Here is the first discussion (pp. 152-153):Gil omits the final example, where after burying Dobby Harry makes the decision to continue with the task that he was given on the basis of belief in Dumbeldore. I this that this has a strong message for us. We can debate belief all we want, but there are also times that we have to act, and need to choose our actions based on their own right-ness even when in principle we're not certain about the beliefs."Well, in that interview," Harry went on, "Rita Skeeter hinted that Professor Dumbledore was involved in the Dark Arts when he was young."And here is the second exchange (p. 185):
"Don't believe a word of it!" said Doge at once. "Not a word, Harry! Let nothing tarnish your memories of Albus Dumbledore!"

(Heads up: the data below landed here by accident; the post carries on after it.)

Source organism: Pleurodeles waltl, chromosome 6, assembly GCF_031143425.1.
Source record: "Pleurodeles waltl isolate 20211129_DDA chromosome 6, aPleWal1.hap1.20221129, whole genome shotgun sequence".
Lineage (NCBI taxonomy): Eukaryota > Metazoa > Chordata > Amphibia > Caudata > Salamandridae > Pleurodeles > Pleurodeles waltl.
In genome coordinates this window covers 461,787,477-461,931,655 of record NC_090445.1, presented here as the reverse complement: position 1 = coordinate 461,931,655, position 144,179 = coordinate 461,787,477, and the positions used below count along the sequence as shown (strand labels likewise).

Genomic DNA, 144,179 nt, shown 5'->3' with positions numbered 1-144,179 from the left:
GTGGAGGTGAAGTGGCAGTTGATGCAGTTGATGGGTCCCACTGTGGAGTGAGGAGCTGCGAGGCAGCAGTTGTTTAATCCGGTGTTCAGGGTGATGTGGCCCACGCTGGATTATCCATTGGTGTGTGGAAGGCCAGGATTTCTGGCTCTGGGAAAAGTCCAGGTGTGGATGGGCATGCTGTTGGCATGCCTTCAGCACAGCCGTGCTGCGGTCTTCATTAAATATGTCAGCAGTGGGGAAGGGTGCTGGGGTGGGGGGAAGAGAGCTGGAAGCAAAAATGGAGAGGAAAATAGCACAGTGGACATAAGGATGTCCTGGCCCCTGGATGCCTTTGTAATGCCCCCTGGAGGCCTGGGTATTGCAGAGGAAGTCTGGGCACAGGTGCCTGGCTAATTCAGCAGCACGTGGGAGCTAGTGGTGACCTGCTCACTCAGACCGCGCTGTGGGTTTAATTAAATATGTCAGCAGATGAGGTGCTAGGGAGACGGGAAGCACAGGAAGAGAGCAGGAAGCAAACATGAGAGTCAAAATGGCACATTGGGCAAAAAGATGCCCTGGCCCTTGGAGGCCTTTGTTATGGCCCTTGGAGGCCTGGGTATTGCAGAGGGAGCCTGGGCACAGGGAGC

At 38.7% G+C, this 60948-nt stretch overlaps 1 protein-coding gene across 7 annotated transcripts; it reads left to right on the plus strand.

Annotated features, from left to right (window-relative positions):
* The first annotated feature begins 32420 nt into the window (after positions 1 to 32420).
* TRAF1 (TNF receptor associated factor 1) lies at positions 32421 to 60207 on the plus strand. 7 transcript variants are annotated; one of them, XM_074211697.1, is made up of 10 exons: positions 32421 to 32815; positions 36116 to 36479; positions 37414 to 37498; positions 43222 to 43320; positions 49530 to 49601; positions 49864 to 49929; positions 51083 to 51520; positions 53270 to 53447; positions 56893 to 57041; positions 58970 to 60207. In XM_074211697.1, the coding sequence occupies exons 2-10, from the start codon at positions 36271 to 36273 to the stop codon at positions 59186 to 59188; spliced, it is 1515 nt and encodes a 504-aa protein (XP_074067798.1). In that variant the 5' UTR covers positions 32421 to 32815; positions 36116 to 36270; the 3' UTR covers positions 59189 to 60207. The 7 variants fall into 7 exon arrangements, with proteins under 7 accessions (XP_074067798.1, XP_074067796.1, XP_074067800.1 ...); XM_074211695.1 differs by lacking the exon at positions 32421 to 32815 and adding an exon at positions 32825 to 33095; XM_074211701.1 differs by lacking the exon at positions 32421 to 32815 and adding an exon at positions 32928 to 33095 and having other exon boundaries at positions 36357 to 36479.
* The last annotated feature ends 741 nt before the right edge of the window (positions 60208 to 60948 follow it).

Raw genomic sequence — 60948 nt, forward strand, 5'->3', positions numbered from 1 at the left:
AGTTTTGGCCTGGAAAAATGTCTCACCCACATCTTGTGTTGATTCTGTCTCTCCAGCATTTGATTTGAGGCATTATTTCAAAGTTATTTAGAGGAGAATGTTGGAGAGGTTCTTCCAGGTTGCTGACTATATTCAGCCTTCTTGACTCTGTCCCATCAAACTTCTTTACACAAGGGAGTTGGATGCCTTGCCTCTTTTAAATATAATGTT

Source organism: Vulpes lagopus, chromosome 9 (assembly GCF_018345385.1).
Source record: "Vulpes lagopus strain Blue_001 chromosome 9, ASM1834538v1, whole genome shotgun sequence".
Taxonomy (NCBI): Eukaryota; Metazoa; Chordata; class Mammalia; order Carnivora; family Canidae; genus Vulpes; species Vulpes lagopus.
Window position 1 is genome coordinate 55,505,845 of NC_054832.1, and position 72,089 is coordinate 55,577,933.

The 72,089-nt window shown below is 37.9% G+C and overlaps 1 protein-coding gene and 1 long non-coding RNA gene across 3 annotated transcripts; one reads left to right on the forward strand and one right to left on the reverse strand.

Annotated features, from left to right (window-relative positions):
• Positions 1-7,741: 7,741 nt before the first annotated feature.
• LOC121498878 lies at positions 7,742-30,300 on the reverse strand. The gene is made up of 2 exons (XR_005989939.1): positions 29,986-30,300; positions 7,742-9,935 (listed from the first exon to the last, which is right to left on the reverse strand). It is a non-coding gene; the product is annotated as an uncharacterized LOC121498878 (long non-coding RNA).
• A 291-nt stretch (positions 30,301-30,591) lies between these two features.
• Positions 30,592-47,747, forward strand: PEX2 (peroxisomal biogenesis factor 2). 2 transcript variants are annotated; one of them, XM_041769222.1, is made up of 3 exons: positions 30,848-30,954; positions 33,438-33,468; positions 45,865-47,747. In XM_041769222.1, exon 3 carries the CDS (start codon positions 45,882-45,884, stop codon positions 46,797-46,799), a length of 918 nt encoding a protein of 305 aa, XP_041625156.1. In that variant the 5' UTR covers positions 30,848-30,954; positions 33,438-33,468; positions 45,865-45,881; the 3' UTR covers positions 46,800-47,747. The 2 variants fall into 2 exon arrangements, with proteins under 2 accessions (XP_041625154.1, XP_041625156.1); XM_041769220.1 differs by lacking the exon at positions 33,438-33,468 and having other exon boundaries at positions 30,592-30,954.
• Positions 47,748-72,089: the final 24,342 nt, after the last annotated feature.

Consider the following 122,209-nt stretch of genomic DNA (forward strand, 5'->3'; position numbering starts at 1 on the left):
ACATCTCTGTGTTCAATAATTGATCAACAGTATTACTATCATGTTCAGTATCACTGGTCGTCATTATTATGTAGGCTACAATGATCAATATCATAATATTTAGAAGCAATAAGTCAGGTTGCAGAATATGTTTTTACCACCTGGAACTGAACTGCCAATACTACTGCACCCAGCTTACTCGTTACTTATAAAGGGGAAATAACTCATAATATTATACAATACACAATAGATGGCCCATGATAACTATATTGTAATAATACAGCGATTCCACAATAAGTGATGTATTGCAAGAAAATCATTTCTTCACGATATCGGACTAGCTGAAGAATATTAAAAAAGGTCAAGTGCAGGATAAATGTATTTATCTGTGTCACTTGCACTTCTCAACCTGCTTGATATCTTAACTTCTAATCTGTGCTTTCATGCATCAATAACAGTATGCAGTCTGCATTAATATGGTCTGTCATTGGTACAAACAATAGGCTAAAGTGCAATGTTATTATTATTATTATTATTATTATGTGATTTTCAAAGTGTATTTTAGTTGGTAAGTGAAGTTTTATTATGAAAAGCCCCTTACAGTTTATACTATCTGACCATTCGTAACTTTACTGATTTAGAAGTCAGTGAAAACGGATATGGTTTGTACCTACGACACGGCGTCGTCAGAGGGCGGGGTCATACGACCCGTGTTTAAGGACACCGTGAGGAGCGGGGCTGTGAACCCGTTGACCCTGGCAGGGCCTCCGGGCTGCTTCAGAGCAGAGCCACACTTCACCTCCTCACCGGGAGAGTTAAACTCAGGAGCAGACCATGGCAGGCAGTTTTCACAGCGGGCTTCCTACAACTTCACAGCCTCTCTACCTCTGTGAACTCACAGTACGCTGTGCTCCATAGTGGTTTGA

Harry looked into Doge's earnest, pained face and felt, not reassured, but frustrated. Did Doge really think it was that easy, that Harry could simply choose not to believe? Didn't Doge understand Harry's need to be sure, to know everything?[Hermione:] "Harry, do you really think you'll get the truth from a malicious old woman like Muriel, or from Rita Skeeter? How can you believe them? You knew Dumbledore!"
"I thought I did," he muttered.
"But you know how much truth there was in everything Rita wrote about you! Doge is right, how can you let these people tarnish your memories of Dumbledore?"
He looked away, trying not to betray the resentment he felt. There it was again: Choose what to believe. He wanted the truth. Why was everbody so determined that he should not get it?